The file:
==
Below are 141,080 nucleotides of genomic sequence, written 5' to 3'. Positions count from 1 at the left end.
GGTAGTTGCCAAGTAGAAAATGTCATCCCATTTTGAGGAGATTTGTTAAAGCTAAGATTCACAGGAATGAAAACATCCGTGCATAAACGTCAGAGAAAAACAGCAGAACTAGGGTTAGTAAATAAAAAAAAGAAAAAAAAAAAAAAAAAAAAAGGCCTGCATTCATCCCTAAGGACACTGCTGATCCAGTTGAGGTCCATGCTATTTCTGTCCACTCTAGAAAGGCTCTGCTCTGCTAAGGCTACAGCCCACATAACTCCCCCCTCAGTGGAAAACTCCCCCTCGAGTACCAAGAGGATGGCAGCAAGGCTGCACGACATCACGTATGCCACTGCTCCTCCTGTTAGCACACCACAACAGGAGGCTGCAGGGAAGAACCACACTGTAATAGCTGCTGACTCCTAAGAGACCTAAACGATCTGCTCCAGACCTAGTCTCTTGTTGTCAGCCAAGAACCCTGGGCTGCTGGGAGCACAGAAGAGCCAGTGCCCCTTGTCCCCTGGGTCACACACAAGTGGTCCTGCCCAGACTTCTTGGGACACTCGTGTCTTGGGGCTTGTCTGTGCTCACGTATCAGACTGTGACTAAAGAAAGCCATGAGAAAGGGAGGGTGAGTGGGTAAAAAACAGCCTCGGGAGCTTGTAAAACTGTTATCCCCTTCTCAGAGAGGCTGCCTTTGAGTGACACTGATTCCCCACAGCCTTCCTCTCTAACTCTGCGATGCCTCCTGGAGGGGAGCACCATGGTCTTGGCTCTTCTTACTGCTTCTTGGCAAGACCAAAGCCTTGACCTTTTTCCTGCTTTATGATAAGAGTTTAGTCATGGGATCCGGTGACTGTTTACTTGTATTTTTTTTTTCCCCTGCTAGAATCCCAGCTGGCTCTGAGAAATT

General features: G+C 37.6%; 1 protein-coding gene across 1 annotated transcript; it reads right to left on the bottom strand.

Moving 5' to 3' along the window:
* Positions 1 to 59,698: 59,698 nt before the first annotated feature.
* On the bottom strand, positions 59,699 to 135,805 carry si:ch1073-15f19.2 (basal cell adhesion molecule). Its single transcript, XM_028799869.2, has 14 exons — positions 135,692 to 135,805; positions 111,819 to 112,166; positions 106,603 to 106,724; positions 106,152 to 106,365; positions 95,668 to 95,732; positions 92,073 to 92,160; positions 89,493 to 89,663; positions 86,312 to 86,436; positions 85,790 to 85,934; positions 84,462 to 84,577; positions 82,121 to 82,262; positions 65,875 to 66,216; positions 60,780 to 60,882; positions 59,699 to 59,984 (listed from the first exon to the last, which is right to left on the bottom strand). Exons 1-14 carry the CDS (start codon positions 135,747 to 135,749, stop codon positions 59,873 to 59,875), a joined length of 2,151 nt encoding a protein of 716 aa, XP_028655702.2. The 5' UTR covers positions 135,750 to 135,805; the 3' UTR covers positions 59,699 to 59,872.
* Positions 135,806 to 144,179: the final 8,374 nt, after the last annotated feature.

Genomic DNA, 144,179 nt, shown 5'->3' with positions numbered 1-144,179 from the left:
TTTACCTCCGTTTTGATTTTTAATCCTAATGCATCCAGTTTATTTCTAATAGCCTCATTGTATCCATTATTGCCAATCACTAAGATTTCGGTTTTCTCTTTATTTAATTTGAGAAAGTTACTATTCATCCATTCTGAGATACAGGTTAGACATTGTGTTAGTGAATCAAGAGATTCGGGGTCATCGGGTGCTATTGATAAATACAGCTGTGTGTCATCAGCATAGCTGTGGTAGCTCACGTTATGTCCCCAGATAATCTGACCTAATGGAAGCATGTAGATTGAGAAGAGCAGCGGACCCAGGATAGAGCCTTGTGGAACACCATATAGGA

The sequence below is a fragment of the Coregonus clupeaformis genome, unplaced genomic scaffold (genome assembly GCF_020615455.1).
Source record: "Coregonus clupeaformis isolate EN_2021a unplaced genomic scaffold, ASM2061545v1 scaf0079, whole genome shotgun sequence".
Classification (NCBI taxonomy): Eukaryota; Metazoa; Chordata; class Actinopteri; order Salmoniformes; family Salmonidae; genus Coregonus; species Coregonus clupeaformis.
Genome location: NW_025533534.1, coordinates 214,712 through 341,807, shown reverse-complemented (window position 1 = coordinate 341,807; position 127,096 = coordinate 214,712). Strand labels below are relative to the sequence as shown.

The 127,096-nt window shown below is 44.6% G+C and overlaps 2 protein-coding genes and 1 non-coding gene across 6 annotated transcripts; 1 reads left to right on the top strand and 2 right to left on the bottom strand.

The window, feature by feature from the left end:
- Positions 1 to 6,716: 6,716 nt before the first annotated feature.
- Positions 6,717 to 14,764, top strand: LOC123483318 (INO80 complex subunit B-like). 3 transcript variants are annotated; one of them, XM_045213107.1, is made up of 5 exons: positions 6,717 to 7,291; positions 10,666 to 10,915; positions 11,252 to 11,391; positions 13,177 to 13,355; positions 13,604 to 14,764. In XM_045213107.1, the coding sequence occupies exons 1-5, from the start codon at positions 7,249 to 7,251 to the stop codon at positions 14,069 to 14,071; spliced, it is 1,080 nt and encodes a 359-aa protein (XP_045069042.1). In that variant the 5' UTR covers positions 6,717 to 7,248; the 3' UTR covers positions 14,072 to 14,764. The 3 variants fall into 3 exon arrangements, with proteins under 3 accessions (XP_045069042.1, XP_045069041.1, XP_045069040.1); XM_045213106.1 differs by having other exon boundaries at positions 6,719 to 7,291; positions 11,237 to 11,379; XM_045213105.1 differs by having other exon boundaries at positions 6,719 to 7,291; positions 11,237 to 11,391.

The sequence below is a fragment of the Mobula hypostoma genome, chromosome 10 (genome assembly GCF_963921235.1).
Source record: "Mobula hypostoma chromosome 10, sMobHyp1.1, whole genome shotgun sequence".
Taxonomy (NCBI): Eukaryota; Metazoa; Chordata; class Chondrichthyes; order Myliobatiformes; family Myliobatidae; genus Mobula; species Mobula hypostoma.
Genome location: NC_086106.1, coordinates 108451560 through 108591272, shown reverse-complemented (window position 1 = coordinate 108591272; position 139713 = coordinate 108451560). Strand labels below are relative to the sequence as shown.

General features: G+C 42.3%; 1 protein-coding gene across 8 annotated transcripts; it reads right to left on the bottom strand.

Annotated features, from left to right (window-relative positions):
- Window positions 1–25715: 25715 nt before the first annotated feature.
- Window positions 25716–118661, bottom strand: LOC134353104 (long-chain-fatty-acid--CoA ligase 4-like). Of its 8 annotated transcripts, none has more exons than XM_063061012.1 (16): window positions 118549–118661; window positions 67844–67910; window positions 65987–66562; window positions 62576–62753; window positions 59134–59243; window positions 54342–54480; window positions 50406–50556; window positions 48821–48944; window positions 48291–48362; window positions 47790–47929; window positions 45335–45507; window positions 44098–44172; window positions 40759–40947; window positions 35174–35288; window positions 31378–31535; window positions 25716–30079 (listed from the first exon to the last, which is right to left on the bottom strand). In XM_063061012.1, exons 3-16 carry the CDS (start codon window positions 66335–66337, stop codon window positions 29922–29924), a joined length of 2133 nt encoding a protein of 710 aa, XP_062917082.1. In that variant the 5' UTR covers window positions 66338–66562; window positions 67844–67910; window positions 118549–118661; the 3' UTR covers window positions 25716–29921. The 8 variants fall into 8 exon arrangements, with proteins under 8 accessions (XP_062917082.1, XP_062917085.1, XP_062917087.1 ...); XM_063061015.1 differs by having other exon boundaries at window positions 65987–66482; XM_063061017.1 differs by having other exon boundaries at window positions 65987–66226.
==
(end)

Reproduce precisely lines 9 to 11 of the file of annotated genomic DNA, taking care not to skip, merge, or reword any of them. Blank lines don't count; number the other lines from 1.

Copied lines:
TTTACCTCCGTTTTGATTTTTAATCCTAATGCATCCAGTTTATTTCTAATAGCCTCATTGTATCCATTATTGCCAATCACTAAGATTTCGGTTTTCTCTTTATTTAATTTGAGAAAGTTACTATTCATCCATTCTGAGATACAGGTTAGACATTGTGTTAGTGAATCAAGAGATTCGGGGTCATCGGGTGCTATTGATAAATACAGCTGTGTGTCATCAGCATAGCTGTGGTAGCTCACGTTATGTCCCCAGATAATCTGACCTAATGGAAGCATGTAGATTGAGAAGAGCAGCGGACCCAGGATAGAGCCTTGTGGAACACCATATAGGA

The sequence below is a fragment of the Coregonus clupeaformis genome, unplaced genomic scaffold (genome assembly GCF_020615455.1).
Source record: "Coregonus clupeaformis isolate EN_2021a unplaced genomic scaffold, ASM2061545v1 scaf0079, whole genome shotgun sequence".